Self-Motivation
David Goggins
Former Navy Seal
Career Development
Bryan Cranston
Actor
Critical Thinking
Liv Boeree
International Poker Champion
Emotional Intelligence
Amaryllis Fox
Former CIA Clandestine Operative
Management
Chris Hadfield
Retired Canadian Astronaut & Author
Learn
from the world's big
thinkers
Start Learning

The most admired woman on planet Earth? Michelle Obama.

The new YouGov survey also indicates that Barack and Michelle Obama are the most admired couple in the world.

Paras Griffin / Contributor
  • For the survey, YouGov — a British polling firm — interviewed more than 42,000 people across 41 countries.
  • The results showed that the Obamas ranked higher than the Trumps on both the U.S. and international lists of admired public figures.
  • Unlike some former first ladies, Mrs. Obama has led a remarkably public life after leaving the White House.


Former First Lady Michelle Obama has dethroned Angelina Jolie as the world's most admired woman, according to a new YouGov survey. The results suggest that the Obamas are the world's most admired couple, considering that former President Barack Obama was voted the second-most admired man in the world, behind Bill Gates.

In the U.S., the Obamas topped both lists for 2019. President Donald Trump and First Lady Melania Trump came in second and third, respectively. These results echoed a 2018 Gallup survey, in which Mr. and Mrs. Obama were voted America's most admired man and woman.

The new survey suggests that the Trumps aren't as admired internationally as they are in the U.S.: Internationally, the president ranked 14th and the first lady 19th.

YouGov noted some differences between the men's and women's lists.

"Entertainers dominate the female list, with 12 of the most admired women being actresses, singers or TV presenters (although some, like Emma Watson and Angelina Jolie, are also notable for their humanitarian work)," YouGov wrote in a blog post. "By contrast, the list of most admired men contains more people from political, business and sporting backgrounds."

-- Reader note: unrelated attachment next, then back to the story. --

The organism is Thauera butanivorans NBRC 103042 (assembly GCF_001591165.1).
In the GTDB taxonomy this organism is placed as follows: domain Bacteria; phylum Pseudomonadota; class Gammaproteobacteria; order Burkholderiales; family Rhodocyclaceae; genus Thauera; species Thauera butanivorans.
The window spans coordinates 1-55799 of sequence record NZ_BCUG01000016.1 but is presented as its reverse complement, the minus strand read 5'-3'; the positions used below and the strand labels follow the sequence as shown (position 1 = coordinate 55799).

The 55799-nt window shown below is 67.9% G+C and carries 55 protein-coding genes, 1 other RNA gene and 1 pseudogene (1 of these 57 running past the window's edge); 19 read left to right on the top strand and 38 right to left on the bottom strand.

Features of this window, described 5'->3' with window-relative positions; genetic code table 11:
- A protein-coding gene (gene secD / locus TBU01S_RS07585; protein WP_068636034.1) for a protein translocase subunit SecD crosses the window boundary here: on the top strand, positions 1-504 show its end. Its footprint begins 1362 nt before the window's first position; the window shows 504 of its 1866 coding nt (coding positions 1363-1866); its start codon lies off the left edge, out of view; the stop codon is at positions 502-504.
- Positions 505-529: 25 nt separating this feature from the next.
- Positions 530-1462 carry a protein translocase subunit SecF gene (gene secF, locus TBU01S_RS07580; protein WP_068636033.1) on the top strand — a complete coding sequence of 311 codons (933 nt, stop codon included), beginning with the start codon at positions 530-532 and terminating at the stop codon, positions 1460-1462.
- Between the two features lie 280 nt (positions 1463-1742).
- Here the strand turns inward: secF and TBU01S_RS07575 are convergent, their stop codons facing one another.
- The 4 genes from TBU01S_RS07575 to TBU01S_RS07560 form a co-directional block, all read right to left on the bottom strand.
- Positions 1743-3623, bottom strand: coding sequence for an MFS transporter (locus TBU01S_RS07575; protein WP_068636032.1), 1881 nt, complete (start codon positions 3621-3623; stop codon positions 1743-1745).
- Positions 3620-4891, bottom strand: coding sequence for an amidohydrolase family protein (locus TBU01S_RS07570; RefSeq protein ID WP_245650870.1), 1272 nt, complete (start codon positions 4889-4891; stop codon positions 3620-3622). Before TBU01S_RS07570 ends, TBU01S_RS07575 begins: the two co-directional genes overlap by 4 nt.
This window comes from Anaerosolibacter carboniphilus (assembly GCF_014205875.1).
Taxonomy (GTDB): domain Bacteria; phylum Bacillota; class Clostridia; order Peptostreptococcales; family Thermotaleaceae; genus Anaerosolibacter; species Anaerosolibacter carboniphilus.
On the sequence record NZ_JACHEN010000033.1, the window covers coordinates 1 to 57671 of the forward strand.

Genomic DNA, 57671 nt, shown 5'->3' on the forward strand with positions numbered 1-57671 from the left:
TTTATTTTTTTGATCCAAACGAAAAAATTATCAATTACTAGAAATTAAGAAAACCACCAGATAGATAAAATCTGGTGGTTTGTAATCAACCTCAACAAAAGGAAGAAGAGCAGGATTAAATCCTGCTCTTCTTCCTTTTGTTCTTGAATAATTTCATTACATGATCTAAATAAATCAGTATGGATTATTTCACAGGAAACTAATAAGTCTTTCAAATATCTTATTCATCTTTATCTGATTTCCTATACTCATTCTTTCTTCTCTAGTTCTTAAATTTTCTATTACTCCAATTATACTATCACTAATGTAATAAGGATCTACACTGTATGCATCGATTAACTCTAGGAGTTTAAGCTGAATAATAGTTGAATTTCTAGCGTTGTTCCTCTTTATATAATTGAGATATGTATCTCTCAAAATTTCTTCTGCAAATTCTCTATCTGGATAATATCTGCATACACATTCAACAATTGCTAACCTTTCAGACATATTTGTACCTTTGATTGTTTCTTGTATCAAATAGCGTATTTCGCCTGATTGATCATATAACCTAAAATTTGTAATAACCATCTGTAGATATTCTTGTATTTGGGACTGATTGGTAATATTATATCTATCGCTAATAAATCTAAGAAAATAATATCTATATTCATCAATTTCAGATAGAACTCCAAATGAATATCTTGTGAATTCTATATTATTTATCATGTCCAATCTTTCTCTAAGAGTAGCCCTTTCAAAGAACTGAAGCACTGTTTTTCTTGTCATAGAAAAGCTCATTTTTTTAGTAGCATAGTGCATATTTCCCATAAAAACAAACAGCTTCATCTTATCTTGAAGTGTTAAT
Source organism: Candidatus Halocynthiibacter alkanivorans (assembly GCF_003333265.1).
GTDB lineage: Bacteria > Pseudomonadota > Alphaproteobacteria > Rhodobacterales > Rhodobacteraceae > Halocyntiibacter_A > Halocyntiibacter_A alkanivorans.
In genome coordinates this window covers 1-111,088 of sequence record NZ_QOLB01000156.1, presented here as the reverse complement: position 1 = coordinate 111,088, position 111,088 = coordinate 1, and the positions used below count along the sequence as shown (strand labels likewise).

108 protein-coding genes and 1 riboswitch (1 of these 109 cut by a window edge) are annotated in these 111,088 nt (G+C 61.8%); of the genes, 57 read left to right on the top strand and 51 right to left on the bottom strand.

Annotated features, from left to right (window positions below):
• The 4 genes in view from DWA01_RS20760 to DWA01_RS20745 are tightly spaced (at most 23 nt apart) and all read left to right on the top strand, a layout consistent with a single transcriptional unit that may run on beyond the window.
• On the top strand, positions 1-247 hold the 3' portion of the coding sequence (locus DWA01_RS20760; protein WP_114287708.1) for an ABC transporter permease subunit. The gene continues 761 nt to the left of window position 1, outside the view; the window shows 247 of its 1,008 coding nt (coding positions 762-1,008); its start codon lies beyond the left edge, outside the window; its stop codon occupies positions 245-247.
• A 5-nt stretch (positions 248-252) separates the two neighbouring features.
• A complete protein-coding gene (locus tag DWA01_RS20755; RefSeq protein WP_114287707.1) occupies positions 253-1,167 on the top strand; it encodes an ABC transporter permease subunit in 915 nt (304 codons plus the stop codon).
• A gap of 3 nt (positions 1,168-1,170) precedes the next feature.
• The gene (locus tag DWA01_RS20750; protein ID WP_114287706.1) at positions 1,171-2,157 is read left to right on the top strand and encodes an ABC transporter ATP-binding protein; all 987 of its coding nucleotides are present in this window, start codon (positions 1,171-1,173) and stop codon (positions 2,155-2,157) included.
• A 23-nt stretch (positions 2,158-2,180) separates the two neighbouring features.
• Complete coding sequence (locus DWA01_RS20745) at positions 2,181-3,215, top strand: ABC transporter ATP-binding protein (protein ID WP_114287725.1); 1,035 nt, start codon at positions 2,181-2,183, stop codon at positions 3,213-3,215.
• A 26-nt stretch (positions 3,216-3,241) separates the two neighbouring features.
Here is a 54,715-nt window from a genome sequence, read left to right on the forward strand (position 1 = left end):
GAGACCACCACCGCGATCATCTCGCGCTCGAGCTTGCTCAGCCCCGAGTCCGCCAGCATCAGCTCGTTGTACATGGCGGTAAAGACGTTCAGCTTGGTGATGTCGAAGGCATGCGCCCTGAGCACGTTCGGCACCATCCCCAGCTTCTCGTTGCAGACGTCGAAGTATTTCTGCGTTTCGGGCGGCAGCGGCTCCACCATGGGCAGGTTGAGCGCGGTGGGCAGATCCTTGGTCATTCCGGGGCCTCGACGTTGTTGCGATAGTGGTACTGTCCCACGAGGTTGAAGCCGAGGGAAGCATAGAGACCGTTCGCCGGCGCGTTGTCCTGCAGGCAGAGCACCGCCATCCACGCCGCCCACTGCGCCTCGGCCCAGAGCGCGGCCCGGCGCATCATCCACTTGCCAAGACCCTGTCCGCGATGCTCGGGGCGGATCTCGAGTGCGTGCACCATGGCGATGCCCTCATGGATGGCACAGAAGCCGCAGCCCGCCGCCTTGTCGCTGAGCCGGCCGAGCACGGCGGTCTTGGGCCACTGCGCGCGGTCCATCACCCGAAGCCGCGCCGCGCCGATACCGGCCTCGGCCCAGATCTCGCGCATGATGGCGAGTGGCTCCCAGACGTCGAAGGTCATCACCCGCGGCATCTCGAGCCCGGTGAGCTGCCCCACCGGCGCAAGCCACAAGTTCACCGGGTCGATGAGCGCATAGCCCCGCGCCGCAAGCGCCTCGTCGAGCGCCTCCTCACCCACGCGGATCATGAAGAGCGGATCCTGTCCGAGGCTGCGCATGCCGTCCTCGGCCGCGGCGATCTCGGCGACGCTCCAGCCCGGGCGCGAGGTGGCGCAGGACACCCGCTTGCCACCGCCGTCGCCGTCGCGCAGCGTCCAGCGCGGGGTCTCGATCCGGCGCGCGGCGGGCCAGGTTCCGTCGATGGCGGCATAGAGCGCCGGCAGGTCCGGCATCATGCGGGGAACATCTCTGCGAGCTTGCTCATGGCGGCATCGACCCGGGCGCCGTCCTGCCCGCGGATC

Interestingly, the Obamas and Trumps weren't the only political figures on the U.S. lists this year.

"Three of the Democratic presidential contenders also make it onto America's Most Admired list: Joe Biden is the 6th most admired man in the U.S., followed by Bernie Sanders in the 7th spot," YouGov wrote. "Elizabeth Warren also made the list, as the 13th most admired woman in the country. . . Condoleezza Rice and Hillary Clinton are the 7th and 8th most admired women in the country, followed immediately by former UN Ambassador Nikki Haley. Ivanka Trump also makes the list as the 11th most admired woman in the United States."

The Obama's post-White House life

Unlike some first ladies before her, Michelle Obama has done anything but back away from the spotlight since leaving the White House. The 55-year-old former attorney has recently appeared on talk shows and awards ceremonies, and her bestselling autobiography Becoming has sold more than 10 million copies since 2018.

"She's a rock star at this point," Lissa Muscatine, a former speechwriter for Hillary Clinton, told The Guardian. "She's now a political celebrity."

In April, the Obamas unveiled a handful of documentary and film projects that they're developing with their production company Higher Ground Productions and Netflix. Some of those projects include a feature-length film about Frederick Douglas, a post-WWII drama series and a children's show about food.